Pocket doors conserve space

Probably because of their size and functional role, doors are seldom thought of as decorative elements. At best, they may be given a new coat of paint — either as a spruce-up or as a camouflage technique.

Painting a door to make it blend with an adjacent wall can actually be quite effective — in a limited way. It often makes a room appear larger, but the camouflage strategy seldom enhances a room’s visual interest.

Q: There’s an 8-foot framed opening between my living room and dining room. It strikes me as an unattractive architectural feature, partly because the furniture styles of the two rooms are not compatible. The opening also gives guests a distracting view into the dining room both before and after dinner.

I’ve considered installing doors, but they would have to be large and there’s no wall space for them to open outward. A pair of bifold doors might be a good option, though I’ve never seen any I liked.

What do you suggest?

A: You’re probably thinking of those closet doors that have been painted to match the adjoining dry wall and that are typically found in suburban housing developments. Attractive alternatives are available, however.

Properly designed and constructed, bifold doors can serve as complementary decorative elements for a variety of styles. I’ve seen some that have been covered with wallpaper or fabric as well as others that are glass-paned.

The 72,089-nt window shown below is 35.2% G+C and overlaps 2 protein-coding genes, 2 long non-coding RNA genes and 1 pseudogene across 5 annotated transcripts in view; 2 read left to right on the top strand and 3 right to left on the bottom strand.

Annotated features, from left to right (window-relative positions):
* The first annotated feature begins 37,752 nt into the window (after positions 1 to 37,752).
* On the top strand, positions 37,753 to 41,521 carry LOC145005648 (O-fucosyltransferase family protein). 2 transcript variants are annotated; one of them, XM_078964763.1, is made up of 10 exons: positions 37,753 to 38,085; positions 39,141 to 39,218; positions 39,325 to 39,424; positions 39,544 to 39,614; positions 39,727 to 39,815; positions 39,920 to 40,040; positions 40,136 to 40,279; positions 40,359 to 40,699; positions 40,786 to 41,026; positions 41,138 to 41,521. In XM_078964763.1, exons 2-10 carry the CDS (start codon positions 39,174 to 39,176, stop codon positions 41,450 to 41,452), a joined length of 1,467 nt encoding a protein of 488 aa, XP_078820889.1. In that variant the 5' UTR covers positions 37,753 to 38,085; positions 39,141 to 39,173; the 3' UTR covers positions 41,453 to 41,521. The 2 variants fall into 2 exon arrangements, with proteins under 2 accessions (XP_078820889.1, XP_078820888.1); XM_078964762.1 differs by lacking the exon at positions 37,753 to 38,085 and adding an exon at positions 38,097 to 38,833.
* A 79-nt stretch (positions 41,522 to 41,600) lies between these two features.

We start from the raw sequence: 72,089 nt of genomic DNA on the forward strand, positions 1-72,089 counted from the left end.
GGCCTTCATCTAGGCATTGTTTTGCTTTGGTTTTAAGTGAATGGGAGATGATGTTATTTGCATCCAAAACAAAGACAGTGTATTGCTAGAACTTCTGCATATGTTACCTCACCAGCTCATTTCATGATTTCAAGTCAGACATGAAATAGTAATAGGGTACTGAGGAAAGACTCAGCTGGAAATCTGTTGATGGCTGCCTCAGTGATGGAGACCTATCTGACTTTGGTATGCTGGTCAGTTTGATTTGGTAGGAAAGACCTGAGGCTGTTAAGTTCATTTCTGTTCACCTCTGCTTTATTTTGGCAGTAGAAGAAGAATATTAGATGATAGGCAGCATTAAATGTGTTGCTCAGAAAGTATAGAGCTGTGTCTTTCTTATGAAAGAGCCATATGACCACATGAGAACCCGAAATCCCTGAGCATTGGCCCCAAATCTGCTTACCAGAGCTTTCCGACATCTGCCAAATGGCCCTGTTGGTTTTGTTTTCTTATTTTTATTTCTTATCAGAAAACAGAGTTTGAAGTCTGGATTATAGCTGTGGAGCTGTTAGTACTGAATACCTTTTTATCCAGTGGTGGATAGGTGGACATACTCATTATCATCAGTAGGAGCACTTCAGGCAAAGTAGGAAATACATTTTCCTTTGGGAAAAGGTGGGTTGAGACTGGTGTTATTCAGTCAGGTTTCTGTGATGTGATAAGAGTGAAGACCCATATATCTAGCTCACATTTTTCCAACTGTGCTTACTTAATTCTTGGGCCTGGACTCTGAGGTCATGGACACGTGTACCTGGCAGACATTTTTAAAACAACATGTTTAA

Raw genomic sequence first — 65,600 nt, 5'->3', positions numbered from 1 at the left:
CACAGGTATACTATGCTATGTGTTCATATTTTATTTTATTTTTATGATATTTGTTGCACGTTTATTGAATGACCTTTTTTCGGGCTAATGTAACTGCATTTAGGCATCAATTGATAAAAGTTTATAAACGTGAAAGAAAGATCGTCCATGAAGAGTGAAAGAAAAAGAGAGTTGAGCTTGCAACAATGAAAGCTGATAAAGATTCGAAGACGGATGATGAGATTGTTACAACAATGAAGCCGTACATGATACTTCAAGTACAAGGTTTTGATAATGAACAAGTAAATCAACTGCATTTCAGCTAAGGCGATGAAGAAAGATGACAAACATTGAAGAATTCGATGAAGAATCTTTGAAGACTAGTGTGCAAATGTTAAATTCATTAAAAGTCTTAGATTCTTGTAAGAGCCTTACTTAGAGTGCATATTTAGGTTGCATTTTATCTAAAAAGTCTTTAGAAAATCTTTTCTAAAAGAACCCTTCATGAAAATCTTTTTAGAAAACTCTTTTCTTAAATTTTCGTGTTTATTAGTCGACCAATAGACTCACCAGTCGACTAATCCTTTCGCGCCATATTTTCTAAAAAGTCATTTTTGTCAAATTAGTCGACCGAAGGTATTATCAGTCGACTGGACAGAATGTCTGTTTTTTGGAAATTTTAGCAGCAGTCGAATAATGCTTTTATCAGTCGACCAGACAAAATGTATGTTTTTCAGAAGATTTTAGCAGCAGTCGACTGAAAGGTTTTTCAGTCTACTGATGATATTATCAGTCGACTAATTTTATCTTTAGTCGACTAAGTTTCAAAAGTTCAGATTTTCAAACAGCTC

But to devise the best solution, we must first precisely identify the scope of the problem. You actually seem to have two goals: to create an impressive entranceway and to screen the view of your dining room from the living room.

My suggestion, then, is to consider the sliding-door approach seen in the accompanying photo. The client in this case had purchased Asian-style open fretwork panels in an antique shop some time ago. Suellen Gregory, an interior designer in Richmond, Va., had the inspired idea of using them as sliding pocket doors for the entrance to a dining room.

Gregory arranged for a carpenter to install the doors with L.E. Johnson Products’ 200-series pocket-door hardware kit. The panels thus became a gorgeous focal point for both rooms while serving the functional purposes the client had envisioned.

As their name implies, one thing can’t be fudged in regard to pocket doors: There has to be a pocket in the wall where they can be stacked. A similar decorative and functional effect can be achieved, however, by hanging panels from a ceiling track. The downside here is that the track will remain visible when the panels are pulled to the sides.

My main piece of advice is not to reject the bifold door option outright. As long as the panels are beautiful, the door itself will be, too.

Rita St. Clair is a syndicated columnist with Tribune Media Services Inc. E-mail general interior design questions to her at rsca@ritastclair.com.

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